http://assets-s3.rollingstone.com/assets/images/album_review/7e2da33d91303396f26a22686bb6649b42e94393.jpg Tell The Truth

Otis Redding

Tell The Truth

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September 17, 1970

This is not the posthumous masterpiece that Love Man was, that great album that was in the can when Otis died nearly three years ago. This is where the anthologists start reaching back into the vaults for the not-so-brilliant material that was left off earlier albums and songs that were beginning to get there for future albums.

That's just by way of saying that if you have never heard an Otis Redding album before, this is not the first one to buy. But it's unthinkable that you haven't heard Otis before, and if you really heard Otis, you would have all the other albums anyway. And if you got all the other albums, then you are in luck, 'cause....

Here's another. Otis was so good, so great a singer, a composer and an arranger, that everything he touched after he established his own identity (leaving the Little Richard thing early on) is suffused with his innate dynamism, warmth and love.

The MGs were at their best when fronted by Otis Redding. This record is more of that: the Stax-Volt sound like you haven't been hearing it recently. Listening to this combination in new songs brings home again how good they are: they move like a Super-8 Creedence Clearwater on something like "Wholesale Love." The arrangements on this record are characterized by the contrasts and blends of the Memphis rhythm section with some unusually pop/commercial horn lines, not usually associated with straight RB. Otis was always reaching out.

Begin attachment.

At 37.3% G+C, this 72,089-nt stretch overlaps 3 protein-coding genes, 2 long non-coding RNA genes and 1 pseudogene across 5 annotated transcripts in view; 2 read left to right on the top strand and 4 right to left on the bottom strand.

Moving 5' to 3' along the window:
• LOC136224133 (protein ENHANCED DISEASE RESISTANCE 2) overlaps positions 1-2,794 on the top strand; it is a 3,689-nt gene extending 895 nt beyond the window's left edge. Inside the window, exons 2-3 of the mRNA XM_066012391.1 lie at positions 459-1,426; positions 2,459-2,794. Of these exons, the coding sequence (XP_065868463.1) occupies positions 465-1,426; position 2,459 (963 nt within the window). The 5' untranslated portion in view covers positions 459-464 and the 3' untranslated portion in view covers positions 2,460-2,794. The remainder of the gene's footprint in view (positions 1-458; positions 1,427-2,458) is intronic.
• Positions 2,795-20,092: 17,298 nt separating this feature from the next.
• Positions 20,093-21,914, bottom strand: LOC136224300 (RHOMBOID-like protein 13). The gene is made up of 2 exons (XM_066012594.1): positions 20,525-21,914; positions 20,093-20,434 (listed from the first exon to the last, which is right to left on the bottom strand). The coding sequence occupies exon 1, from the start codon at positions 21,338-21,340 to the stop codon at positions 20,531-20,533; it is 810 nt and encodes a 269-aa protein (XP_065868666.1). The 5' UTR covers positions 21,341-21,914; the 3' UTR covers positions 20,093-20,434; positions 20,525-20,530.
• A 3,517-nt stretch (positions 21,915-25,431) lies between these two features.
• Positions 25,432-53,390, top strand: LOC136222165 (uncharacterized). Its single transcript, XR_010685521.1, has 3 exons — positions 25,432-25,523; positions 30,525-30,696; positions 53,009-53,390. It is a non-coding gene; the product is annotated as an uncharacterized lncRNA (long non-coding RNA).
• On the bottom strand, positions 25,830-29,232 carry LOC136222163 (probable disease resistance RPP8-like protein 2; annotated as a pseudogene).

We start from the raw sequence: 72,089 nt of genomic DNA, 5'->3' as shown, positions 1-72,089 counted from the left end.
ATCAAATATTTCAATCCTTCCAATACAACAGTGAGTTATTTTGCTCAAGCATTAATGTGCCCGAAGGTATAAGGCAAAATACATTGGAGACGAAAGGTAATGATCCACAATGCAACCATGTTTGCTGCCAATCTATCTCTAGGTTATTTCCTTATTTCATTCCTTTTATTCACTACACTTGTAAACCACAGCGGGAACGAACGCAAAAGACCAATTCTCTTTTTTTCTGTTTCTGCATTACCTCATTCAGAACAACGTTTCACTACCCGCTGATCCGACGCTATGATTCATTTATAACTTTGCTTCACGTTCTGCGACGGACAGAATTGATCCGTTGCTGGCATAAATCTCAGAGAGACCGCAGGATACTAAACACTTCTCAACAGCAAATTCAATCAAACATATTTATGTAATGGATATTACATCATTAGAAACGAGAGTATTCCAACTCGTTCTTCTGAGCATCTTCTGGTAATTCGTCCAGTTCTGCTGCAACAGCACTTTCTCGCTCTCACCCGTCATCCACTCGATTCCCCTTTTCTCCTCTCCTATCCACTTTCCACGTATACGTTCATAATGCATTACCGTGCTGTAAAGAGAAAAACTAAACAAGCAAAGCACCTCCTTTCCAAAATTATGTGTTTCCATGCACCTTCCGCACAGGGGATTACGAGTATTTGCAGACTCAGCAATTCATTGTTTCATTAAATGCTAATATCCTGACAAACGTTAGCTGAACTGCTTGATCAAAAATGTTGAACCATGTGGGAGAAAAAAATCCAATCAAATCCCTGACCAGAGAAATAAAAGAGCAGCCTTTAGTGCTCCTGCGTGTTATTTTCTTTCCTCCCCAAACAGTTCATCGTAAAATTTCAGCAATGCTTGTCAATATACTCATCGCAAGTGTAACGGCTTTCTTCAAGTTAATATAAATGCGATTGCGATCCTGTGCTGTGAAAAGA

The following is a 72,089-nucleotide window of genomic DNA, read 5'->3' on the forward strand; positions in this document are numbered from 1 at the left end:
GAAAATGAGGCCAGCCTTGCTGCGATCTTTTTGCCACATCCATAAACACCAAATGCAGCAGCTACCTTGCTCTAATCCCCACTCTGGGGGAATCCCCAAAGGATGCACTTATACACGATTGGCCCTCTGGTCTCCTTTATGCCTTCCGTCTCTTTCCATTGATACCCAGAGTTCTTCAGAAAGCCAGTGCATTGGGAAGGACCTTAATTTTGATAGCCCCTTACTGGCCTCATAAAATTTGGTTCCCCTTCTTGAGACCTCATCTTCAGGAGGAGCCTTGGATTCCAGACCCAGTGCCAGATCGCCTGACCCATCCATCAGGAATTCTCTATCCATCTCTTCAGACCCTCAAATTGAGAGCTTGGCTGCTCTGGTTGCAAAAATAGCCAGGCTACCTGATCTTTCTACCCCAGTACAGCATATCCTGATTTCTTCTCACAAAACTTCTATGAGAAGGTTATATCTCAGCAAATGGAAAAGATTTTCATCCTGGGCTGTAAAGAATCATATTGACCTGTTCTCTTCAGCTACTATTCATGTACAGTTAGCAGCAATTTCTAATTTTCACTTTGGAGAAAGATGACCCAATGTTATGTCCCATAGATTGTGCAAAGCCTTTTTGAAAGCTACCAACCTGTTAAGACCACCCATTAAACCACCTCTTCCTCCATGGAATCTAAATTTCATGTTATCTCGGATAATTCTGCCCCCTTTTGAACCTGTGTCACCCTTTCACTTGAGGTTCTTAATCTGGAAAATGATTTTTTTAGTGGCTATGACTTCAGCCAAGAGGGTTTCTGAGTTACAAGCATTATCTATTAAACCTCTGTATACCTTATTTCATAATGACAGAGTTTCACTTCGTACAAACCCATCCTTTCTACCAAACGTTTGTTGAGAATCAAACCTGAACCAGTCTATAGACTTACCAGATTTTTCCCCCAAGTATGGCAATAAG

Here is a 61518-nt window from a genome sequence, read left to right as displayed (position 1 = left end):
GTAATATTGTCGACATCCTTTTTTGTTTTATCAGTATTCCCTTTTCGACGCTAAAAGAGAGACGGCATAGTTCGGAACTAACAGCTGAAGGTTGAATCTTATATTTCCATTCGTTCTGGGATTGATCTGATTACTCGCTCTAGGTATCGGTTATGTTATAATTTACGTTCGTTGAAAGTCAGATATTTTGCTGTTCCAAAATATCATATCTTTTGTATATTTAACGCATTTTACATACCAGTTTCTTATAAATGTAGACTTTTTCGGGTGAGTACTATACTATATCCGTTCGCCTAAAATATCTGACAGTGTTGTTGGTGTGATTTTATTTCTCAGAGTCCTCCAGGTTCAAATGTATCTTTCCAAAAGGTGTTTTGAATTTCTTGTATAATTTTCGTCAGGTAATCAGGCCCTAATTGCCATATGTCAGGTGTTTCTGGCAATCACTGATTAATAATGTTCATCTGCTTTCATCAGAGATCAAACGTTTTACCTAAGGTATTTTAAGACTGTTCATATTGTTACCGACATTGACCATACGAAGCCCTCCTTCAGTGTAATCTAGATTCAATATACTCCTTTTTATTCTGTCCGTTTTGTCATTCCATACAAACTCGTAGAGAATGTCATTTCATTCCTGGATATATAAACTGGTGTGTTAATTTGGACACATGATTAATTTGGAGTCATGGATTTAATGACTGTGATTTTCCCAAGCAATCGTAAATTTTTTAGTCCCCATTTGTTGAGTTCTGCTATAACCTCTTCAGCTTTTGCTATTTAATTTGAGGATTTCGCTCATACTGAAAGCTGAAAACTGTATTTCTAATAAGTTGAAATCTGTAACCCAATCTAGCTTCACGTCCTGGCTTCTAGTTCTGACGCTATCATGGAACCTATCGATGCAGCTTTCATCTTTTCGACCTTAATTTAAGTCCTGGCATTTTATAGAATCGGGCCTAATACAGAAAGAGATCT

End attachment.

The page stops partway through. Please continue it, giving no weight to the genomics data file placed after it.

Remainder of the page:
Otis does versions of big hits by the other two Macon natives, James Brown and Little Richard; "Out of Sight" and "Slippin' and Slidin'." Although I think Otis was the best singer out of that Georgia burg, these versions aren't the proof.

The best stuff is Otis' own: "I Got The Will" is a beauty. None among the rest are fully realized, but all of them are demonstrations of how great Otis really was.

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